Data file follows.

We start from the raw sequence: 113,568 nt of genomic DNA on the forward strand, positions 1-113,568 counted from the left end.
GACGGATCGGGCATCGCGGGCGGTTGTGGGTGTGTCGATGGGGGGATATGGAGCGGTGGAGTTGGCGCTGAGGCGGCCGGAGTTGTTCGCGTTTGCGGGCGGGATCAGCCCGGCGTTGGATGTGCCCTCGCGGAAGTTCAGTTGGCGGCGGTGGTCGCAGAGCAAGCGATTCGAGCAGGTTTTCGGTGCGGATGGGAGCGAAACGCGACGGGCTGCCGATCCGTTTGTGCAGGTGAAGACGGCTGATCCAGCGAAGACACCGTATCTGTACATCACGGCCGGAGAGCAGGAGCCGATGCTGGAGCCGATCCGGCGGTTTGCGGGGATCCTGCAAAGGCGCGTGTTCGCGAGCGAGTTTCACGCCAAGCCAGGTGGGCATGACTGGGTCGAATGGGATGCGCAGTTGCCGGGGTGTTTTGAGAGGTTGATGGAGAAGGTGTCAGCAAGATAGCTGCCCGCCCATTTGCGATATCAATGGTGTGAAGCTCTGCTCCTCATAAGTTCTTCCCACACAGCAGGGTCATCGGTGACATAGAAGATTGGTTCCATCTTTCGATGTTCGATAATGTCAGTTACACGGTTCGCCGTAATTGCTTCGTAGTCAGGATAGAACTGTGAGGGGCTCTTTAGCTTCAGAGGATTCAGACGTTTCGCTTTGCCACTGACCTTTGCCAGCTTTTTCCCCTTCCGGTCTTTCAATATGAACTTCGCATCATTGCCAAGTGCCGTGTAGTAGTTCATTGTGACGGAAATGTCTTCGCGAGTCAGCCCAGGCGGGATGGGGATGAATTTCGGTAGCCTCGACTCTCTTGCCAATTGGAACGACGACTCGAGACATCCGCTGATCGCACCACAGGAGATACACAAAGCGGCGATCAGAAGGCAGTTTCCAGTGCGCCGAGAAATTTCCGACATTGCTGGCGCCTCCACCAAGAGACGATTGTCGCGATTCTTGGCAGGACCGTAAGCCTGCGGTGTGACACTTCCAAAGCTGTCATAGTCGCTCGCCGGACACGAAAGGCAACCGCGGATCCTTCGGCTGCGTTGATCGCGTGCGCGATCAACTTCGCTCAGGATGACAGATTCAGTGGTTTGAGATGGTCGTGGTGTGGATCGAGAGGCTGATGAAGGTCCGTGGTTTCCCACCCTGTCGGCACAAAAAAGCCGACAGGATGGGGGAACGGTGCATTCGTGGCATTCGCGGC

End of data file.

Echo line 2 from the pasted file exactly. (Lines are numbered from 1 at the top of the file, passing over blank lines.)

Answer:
GACGGATCGGGCATCGCGGGCGGTTGTGGGTGTGTCGATGGGGGGATATGGAGCGGTGGAGTTGGCGCTGAGGCGGCCGGAGTTGTTCGCGTTTGCGGGCGGGATCAGCCCGGCGTTGGATGTGCCCTCGCGGAAGTTCAGTTGGCGGCGGTGGTCGCAGAGCAAGCGATTCGAGCAGGTTTTCGGTGCGGATGGGAGCGAAACGCGACGGGCTGCCGATCCGTTTGTGCAGGTGAAGACGGCTGATCCAGCGAAGACACCGTATCTGTACATCACGGCCGGAGAGCAGGAGCCGATGCTGGAGCCGATCCGGCGGTTTGCGGGGATCCTGCAAAGGCGCGTGTTCGCGAGCGAGTTTCACGCCAAGCCAGGTGGGCATGACTGGGTCGAATGGGATGCGCAGTTGCCGGGGTGTTTTGAGAGGTTGATGGAGAAGGTGTCAGCAAGATAGCTGCCCGCCCATTTGCGATATCAATGGTGTGAAGCTCTGCTCCTCATAAGTTCTTCCCACACAGCAGGGTCATCGGTGACATAGAAGATTGGTTCCATCTTTCGATGTTCGATAATGTCAGTTACACGGTTCGCCGTAATTGCTTCGTAGTCAGGATAGAACTGTGAGGGGCTCTTTAGCTTCAGAGGATTCAGACGTTTCGCTTTGCCACTGACCTTTGCCAGCTTTTTCCCCTTCCGGTCTTTCAATATGAACTTCGCATCATTGCCAAGTGCCGTGTAGTAGTTCATTGTGACGGAAATGTCTTCGCGAGTCAGCCCAGGCGGGATGGGGATGAATTTCGGTAGCCTCGACTCTCTTGCCAATTGGAACGACGACTCGAGACATCCGCTGATCGCACCACAGGAGATACACAAAGCGGCGATCAGAAGGCAGTTTCCAGTGCGCCGAGAAATTTCCGACATTGCTGGCGCCTCCACCAAGAGACGATTGTCGCGATTCTTGGCAGGACCGTAAGCCTGCGGTGTGACACTTCCAAAGCTGTCATAGTCGCTCGCCGGACACGAAAGGCAACCGCGGATCCTTCGGCTGCGTTGATCGCGTGCGCGATCAACTTCGCTCAGGATGACAGATTCAGTGGTTTGAGATGGTCGTGGTGTGGATCGAGAGGCTGATGAAGGTCCGTGGTTTCCCACCCTGTCGGCACAAAAAAGCCGACAGGATGGGGGAACGGTGCATTCGTGGCATTCGCGGC